By Michael W. Chapman

Communist officials in Langfang, a city just south of Beijing, China, issued a directive prohibiting all Christmas sales and decorations between Dec. 23 and Dec. 25, including any “Santa” displays.

The Urban Management Bureau of Langfang distributed the notice and claimed it was not targeting Christmas but wanted to ensure its city streets were clean and orderly to qualify for inclusion in the “National Civilized Cities” competition, reported the Global Times.

The Communist-run Bureau banned Christmas trees on streets, and stores were “not allowed to put up posters, banners or light boxes about Christmas sales,” reported The Times. “Outdoor performances to celebrate the holiday or promote sales [were] also prohibited.”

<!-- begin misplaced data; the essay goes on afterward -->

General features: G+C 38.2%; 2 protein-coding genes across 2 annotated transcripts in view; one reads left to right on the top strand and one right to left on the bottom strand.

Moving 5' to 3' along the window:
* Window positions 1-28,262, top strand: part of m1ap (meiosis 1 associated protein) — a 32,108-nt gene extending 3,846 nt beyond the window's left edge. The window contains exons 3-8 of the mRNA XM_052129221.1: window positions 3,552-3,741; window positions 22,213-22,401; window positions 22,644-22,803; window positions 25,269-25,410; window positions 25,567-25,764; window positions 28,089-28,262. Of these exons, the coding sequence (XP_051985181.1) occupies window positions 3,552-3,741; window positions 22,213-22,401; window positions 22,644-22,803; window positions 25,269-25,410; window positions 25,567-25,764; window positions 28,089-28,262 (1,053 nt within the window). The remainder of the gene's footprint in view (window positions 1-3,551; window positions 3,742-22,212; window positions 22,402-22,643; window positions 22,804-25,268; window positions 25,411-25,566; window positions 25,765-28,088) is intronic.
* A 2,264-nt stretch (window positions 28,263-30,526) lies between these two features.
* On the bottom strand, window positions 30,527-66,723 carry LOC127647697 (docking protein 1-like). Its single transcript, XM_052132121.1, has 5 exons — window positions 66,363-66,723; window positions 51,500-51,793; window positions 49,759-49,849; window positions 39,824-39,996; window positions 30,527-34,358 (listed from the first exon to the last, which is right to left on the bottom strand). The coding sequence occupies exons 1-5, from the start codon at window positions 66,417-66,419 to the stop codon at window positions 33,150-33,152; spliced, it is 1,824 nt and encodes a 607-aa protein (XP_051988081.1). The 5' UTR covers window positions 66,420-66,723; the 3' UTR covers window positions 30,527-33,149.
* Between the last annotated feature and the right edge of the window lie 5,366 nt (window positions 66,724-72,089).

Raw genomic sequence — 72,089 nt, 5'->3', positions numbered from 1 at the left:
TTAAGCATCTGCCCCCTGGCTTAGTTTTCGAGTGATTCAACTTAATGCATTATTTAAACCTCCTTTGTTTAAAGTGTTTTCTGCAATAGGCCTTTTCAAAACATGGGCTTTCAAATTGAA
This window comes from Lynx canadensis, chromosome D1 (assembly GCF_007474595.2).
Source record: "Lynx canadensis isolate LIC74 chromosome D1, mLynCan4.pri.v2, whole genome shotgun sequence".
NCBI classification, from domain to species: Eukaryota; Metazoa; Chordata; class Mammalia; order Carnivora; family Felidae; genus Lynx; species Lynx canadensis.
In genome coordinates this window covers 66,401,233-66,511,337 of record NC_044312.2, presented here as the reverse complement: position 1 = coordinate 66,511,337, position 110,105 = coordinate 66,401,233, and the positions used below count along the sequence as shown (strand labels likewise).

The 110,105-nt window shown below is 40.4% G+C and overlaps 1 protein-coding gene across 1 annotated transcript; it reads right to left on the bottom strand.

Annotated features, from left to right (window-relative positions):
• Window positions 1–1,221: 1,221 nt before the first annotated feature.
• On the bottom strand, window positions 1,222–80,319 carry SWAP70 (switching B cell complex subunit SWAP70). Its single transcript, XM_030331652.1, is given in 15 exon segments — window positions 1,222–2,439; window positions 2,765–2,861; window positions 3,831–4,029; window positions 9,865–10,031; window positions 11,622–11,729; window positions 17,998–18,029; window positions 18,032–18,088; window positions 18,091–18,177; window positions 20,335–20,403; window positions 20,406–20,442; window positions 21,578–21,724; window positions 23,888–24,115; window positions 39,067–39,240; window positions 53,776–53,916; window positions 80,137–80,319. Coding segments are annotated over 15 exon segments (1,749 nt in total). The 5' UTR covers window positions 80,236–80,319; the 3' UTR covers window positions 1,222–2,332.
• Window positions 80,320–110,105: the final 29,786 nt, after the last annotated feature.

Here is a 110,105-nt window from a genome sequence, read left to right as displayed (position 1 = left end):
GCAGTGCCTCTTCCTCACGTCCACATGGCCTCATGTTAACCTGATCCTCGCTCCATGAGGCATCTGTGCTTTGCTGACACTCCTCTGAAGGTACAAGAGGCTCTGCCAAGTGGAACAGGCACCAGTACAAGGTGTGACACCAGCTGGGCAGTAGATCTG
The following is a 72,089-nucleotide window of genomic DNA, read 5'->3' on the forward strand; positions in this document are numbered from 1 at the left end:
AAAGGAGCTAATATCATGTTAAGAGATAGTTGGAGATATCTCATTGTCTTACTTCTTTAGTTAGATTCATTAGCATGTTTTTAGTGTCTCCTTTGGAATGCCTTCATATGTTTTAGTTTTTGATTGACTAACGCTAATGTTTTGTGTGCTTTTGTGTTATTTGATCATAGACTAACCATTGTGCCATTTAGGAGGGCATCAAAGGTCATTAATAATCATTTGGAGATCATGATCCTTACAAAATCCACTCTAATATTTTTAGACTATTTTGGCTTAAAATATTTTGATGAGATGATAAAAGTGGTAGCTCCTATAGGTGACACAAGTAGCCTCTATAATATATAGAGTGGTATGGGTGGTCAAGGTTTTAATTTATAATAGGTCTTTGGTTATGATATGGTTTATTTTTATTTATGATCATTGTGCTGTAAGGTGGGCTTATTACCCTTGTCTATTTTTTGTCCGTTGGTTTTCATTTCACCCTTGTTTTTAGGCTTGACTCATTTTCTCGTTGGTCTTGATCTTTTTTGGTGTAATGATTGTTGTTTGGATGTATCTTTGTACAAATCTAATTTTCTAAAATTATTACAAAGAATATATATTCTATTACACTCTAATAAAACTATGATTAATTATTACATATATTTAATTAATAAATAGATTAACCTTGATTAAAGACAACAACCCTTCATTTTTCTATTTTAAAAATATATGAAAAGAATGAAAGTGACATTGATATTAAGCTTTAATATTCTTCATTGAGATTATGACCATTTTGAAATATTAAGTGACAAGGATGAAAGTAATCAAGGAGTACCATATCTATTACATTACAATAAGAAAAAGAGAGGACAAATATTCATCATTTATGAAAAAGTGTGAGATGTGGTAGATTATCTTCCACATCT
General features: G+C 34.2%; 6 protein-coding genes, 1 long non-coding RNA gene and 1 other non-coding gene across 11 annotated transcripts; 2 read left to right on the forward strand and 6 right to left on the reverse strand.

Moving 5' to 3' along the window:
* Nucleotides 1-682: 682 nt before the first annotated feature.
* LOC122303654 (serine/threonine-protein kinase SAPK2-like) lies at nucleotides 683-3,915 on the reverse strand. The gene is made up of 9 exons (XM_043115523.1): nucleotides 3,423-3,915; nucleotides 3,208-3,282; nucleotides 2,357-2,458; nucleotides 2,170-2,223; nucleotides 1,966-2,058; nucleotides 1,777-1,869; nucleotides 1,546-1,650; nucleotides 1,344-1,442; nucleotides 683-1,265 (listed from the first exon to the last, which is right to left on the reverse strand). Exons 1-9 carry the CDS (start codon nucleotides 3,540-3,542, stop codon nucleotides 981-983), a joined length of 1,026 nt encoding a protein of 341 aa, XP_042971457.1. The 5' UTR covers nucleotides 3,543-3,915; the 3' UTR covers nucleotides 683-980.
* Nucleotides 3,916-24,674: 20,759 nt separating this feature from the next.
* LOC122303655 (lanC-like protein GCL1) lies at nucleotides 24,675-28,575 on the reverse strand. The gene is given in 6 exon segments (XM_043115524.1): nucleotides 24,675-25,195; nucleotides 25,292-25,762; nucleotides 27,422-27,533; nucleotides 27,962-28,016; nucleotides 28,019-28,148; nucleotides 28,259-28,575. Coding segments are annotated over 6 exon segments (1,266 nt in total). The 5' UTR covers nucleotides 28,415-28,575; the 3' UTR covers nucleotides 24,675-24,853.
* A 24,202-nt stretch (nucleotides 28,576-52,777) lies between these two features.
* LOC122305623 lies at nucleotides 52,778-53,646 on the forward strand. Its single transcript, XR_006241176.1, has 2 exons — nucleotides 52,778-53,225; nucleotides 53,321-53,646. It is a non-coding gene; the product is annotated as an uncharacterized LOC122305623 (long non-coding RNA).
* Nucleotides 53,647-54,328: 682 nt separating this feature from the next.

The paper further reported that “city peddlers [were] forbidden from selling Christmas related items like Christmas apples, Santa costumes and stockings, or Christmas trees.”

Members of the Communist Chinese army. (Getty Images)

Commenting on what happened, the Christian relief group ChinaAid said the directive “comes amid Chinese authorities’ building an unfounded anxiety about foreign religions infiltrating China in order to overthrow their power.”

“As a result, they have begun ‘Sinicizing’ religions, or forcing them to conform to Communist Party ideals, in order to preserve their ideological control of the people,” said ChinaAid in a statement. ” Those who refuse to comply are often arrested or otherwise harassed.”

h/t ChinaAid